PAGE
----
“These results were obtained despite the outbreak of COVID-19. What this means is that if the pandemic had not happened, Liberia would have been on a faster growth trajectory than it is today. But we give Almighty God the glory and we thank our international partners for standing with us and for the confidence they continue to repose in our judgement and in our leadership.
“These are the broad lines of the story that will define our Administration as we face national elections in 2023. These are the macroeconomic and development narratives that the world is now beginning to learn about Liberia, but which our critics and opposition have tried to repress over the last several years. But as it is often said: “truth crushed to the ground, shall rise again.”
“The truths of the difficult decisions and courageous corrections we have made during our tenure, concerning the pro-poor investments in education, health, roads and electricity, are out there for all Liberians to see and experience. It is on these truths that we stand, as we continue to face existing challenges to deliver a more prosperous future for all Liberians,” President Weah boasted.
Maintaining the Peace through Democratic Elections
President Weah also used the occasion to remind Liberians about the need to maintain the hard won peace for which many sacrificed and died, noting that it is only through the democratic process that peace can be maintained.
”As your President, I have made it my overarching purpose and duty to work towards preserving the peace of this Nation, ensuring always that we do not slide back into conflict. This has been the fundamental underpinning of all development and policy initiatives of my Administration. The record will show that we have achieved undeniable success in this endeavor, while at the same time always ensuring that there is strict adherence to the rule of law, and protection for the constitutional rights of our citizens, as we consolidate our democracy and develop our Nation.
“Our well-earned credentials as a nation of peace and democracy in West Africa will be put to the test in about nine months from today, when we head to the polls for General and Presidential elections. These will be the fourth elections since the end of the war in 2003, and they will be an important benchmark for judging the extent of the consolidation of peace in our country,” the Liberian leader stated.
While addressing the citizens on the essence of maintaining peace, especially as the country moves towards holding a general election in the post-UNMIL era, President Weah spoke of the recent discovery of arms at the Freeport of Monrovia, saying the development was a major cause for concern for both the government and citizens alike.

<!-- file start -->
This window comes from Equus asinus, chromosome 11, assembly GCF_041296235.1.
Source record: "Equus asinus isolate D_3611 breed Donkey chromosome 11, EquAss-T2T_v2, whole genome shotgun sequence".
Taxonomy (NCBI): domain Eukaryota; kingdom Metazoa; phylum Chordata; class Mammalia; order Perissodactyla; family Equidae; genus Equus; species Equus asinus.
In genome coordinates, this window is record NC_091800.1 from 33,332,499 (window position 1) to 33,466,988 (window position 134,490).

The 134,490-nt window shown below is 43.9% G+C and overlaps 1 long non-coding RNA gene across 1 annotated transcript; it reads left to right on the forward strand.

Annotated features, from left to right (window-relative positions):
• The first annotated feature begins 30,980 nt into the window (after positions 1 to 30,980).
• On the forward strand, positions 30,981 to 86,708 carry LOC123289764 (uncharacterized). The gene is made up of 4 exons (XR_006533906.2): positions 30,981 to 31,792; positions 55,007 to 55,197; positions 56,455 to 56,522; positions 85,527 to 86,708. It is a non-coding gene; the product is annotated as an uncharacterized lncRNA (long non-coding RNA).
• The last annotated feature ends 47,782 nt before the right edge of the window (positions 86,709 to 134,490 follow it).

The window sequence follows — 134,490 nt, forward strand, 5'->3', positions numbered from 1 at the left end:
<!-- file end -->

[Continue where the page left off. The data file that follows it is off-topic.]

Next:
“We were all recently in shock when we awakened to news of the discovery of a large cache of arms in a container at the Freeport of Monrovia. We applaud the vigilance of all national security agencies for their collaborative efforts in effecting this bust. Coming on the heels of the October elections, this development is a major cause for concern”, he said, adding that he was informed that the National Police Force continues to pursue every possible lead in their investigation of this illegal act, including diplomatic measures to have the alleged perpetrators face justice,” Weah said.
Cataloguing the number of legislations passed during his tenure among which include the Land Rights and the Local Government Acts in the first session in 2018, and the Revenue Sharing Law in 2022, which according to him will enable revenue-sharing between central and local governments in Liberia and was designed with the main objective of promoting domestic resource mobilization through fiscal decentralization for local empowerment, President Weah said in 2019, during the second session, approximately 54 pieces of legislation were passed, amounting to the second highest number of bills passed during a single session under this Administration.
“Additionally, I want to commend you for passing the Power Theft Law, the Domestic Violence Act, and the Kamara A. Kamara Press Freedom Act of 2019. The Power Theft Law seeks to address the increasing theft of electricity through illegal connections, tampering with meters and with transmission and distribution lines, as well as theft of LEC’s assets, including light poles, wires, and transformers. It establishes a system of prohibitions and penalties to deal with electricity theft, for which Government intervention and protection is appropriate”, he said.
“President Weah also thanked the lawmakers for the passage of the Domestic Violence Act, which according to him is expected to promote gender equality and protect women and children from domestic violence. “This law is intended to reduce the entrenched gender inequality practices which were on the increase in our country. Let me assure you that these laws will continue to be fully and appropriately enforced under my Administration”, he said.
“Let me also congratulate you for the enactment into law of the Kamara Abdullah Kamara Act of Press Freedom, which is a very historic piece of legislation that codifies and decriminalizes free speech, as enshrined in our 1986 Constitution. With the passage of this new law, we have cast into the dustbin of history all outdated criminal statutes that once restricted freedom of speech. Today, we are proud to see that dozens of newspapers exist, unhampered and unrestricted, along with numerous radio and TV stations that are now flooding our airwaves”, the president said.
Touching on bills that have bearing on the fight against corruption and financial crimes, he applauded the lawmakers for passage of bills seeking to strengthen the country’s integrity institutions, such as the Amended Central Bank of Liberia Act, the Financial Intelligence Agency Act, the Anti-money Laundering Terrorist Financing, Preventive Measures, And Proceeds of Crime Act, 2021, the new Internal Audit Agency Act, and the Amended and Restated Liberia Anti-Corruption Commission Act.